Great Britain captain Drew Sullivan has accused FIBA of playing games with British basketball ahead of the decision on whether the hosts should be granted an automatic place at the 2012 Olympic Games.


Domestic chiefs are continuing to lobby the 22 board members of the sport’s governing body who will vote on the issue in Lyon on Sunday, having submitted a dossier detailing the potential benefits of handing a spot to both the men’s and women’s national sides.

However Sullivan fears that Britain’s hopes could suffer from a perceived lack of progress in basketball’s grassroots development. And if the plan were rejected, the two teams would face the arduous prospect of winning a berth through this summer’s European Championships.

“It would be pretty devastating if we don’t get it,” said the Mersey Tigers forward.

“I feel, from what I understand, that every summer FIBA has added another target. We’ve met that. Then they’ve added something else again. So it would be extremely frustrating.

“Personally, I’d be very disappointed if we weren’t to get an automatic bid. But we’ve met every challenge they’ve put in front of us. If, for some bizarre reason we don’t get it, we’ll go out and try and meet that challenge as well.”

FIBA’s demands have focused on ensuring that there is an enduring legacy from any British involvement at London 2012, demanding assurances that the three home nations forge even closer links to grow the sport to the same level of popularity it enjoys elsewhere in Europe. 

Progress, insists Great Britain men’s coach Chris Finch, has already been made. “And I’m sure that a lot of lessons have been learnt in the process,” he said. “Given a blank slate and a blank chequebook, they’d know exactly the path to take.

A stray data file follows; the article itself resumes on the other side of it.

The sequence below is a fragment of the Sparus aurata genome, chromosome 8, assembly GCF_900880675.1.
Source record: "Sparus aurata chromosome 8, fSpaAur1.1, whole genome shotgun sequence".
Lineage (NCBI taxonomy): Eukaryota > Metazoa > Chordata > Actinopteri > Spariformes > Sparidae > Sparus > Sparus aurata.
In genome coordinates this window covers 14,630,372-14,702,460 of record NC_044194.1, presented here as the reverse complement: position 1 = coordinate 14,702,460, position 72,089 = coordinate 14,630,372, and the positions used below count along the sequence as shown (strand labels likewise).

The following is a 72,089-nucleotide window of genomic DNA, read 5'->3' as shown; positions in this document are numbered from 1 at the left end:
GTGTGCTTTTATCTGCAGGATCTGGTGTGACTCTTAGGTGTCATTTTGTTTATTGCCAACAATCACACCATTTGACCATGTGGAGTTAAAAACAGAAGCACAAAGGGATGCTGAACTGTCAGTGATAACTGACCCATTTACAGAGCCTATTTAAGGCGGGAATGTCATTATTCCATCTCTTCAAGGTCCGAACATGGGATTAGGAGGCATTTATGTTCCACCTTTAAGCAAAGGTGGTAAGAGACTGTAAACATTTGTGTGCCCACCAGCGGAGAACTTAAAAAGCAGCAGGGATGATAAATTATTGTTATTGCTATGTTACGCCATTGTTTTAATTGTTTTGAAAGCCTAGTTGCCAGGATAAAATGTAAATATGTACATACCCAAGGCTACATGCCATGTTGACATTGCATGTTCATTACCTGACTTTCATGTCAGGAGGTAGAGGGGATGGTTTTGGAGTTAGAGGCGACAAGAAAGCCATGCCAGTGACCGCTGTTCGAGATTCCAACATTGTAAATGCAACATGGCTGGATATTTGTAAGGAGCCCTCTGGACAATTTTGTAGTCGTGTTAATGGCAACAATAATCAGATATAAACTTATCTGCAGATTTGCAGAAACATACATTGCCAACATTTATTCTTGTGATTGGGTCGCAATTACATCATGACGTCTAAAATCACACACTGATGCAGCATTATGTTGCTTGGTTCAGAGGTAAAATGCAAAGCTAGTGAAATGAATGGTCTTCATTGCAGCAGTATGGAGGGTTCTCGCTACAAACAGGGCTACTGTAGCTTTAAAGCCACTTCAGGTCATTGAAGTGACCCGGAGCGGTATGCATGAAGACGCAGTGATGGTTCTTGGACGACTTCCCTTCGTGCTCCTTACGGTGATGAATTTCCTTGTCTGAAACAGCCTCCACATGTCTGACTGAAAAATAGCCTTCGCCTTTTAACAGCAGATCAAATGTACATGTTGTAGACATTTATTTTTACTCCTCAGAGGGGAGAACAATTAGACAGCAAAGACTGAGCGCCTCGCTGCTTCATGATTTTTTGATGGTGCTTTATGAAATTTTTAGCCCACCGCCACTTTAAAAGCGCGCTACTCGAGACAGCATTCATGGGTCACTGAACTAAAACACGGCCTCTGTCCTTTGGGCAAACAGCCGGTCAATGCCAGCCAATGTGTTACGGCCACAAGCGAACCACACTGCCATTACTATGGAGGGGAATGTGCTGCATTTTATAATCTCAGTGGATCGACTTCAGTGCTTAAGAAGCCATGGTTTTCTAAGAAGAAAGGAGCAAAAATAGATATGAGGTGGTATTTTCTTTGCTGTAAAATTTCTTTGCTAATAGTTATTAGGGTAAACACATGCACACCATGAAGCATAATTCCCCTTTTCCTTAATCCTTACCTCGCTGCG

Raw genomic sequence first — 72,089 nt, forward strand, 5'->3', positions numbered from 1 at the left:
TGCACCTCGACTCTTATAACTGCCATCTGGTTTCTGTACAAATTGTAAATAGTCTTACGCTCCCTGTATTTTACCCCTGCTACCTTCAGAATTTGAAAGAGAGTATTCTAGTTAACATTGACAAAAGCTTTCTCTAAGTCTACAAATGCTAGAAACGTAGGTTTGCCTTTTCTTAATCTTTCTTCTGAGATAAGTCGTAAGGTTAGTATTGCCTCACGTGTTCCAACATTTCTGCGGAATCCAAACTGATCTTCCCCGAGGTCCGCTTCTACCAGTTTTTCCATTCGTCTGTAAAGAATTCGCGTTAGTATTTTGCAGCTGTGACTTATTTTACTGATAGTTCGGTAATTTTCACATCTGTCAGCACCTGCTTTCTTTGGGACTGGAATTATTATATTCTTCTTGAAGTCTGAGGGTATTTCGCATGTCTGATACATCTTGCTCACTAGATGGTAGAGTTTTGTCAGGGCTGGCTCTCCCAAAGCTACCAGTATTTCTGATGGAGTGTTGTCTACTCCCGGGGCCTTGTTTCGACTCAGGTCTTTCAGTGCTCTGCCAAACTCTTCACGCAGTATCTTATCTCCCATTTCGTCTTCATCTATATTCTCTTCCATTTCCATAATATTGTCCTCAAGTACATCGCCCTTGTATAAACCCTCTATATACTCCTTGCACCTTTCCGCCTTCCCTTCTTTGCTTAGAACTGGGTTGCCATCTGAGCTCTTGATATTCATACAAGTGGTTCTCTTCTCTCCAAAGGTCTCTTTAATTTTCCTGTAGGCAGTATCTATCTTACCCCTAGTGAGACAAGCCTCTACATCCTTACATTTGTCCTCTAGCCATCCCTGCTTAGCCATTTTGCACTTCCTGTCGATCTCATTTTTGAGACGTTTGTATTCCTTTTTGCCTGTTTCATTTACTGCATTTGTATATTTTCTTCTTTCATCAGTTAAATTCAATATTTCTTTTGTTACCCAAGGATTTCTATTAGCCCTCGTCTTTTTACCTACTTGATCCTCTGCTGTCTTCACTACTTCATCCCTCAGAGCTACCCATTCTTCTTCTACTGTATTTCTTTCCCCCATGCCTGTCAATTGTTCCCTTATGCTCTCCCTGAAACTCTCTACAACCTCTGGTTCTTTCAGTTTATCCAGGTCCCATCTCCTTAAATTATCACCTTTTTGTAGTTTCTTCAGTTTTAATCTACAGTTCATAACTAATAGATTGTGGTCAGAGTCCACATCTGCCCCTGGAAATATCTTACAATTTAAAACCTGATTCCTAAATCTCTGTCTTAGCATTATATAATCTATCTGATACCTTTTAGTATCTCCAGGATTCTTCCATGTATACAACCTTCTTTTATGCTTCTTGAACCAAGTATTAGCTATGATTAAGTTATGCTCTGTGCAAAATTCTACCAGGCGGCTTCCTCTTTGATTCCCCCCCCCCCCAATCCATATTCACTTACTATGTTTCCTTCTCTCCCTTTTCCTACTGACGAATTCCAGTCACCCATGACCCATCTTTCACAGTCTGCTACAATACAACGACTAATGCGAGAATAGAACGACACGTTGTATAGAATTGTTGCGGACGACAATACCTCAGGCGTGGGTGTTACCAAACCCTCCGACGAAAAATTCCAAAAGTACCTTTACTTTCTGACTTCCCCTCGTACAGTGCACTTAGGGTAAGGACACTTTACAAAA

“The game, whether it’s the developmental game or the professional game or the international game, is trying to find its way still but doing better than it has in a while. When the BBL was its all-time high, the international game wasn’t. So we need the grassroots, the league and the national teams all moving upwardly.”

The players are waiting to learn whether enough has been done. From playing in front of 1800 at Meadowbank to an audience of millions in Eurobasket 2009, they have travelled far in five years. The greatest stage is tantalisingly close.

“It would be great,” said Sullivan. “Getting a place would validate all the hard work we’ve put in since 2006. Making the Olympics, has been the focal point. That’s what we’ve been working to. For us to get an automatic bid would be a relief as well.

“But we understand that it’s a little bit out of our control. Someone else decides that. We just have to go about our business and get ready for the summer, regardless of what happens.”


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